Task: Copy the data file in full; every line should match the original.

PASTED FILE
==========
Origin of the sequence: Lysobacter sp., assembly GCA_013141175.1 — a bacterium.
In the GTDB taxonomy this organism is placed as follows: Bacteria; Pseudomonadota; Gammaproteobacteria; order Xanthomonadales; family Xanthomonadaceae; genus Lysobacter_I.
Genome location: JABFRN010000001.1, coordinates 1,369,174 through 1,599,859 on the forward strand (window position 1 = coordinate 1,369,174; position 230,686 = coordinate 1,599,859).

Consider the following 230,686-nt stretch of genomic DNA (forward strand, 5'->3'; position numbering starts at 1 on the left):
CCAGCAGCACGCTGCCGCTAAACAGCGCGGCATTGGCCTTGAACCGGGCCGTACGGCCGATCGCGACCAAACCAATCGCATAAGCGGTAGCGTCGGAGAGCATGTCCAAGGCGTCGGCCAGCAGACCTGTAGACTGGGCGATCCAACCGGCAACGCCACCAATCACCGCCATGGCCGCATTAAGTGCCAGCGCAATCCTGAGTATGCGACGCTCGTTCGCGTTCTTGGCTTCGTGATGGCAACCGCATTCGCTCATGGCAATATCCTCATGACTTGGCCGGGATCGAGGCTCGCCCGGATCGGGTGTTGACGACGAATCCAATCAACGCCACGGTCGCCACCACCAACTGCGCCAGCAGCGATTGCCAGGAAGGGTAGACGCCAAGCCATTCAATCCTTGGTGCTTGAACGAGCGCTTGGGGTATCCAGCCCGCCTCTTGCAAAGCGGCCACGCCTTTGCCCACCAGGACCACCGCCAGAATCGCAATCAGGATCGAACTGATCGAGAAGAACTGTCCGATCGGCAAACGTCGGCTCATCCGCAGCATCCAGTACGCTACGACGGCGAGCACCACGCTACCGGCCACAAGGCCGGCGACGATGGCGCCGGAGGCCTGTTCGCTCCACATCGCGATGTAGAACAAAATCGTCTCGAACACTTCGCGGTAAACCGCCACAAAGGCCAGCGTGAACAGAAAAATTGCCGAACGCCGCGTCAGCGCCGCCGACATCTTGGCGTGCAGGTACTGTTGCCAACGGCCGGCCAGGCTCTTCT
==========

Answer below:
Origin of the sequence: Lysobacter sp., assembly GCA_013141175.1 — a bacterium.
In the GTDB taxonomy this organism is placed as follows: Bacteria; Pseudomonadota; Gammaproteobacteria; order Xanthomonadales; family Xanthomonadaceae; genus Lysobacter_I.
Genome location: JABFRN010000001.1, coordinates 1,369,174 through 1,599,859 on the forward strand (window position 1 = coordinate 1,369,174; position 230,686 = coordinate 1,599,859).

Consider the following 230,686-nt stretch of genomic DNA (forward strand, 5'->3'; position numbering starts at 1 on the left):
CCAGCAGCACGCTGCCGCTAAACAGCGCGGCATTGGCCTTGAACCGGGCCGTACGGCCGATCGCGACCAAACCAATCGCATAAGCGGTAGCGTCGGAGAGCATGTCCAAGGCGTCGGCCAGCAGACCTGTAGACTGGGCGATCCAACCGGCAACGCCACCAATCACCGCCATGGCCGCATTAAGTGCCAGCGCAATCCTGAGTATGCGACGCTCGTTCGCGTTCTTGGCTTCGTGATGGCAACCGCATTCGCTCATGGCAATATCCTCATGACTTGGCCGGGATCGAGGCTCGCCCGGATCGGGTGTTGACGACGAATCCAATCAACGCCACGGTCGCCACCACCAACTGCGCCAGCAGCGATTGCCAGGAAGGGTAGACGCCAAGCCATTCAATCCTTGGTGCTTGAACGAGCGCTTGGGGTATCCAGCCCGCCTCTTGCAAAGCGGCCACGCCTTTGCCCACCAGGACCACCGCCAGAATCGCAATCAGGATCGAACTGATCGAGAAGAACTGTCCGATCGGCAAACGTCGGCTCATCCGCAGCATCCAGTACGCTACGACGGCGAGCACCACGCTACCGGCCACAAGGCCGGCGACGATGGCGCCGGAGGCCTGTTCGCTCCACATCGCGATGTAGAACAAAATCGTCTCGAACACTTCGCGGTAAACCGCCACAAAGGCCAGCGTGAACAGAAAAATTGCCGAACGCCGCGTCAGCGCCGCCGACATCTTGGCGTGCAGGTACTGTTGCCAACGGCCGGCCAGGCTCTTCT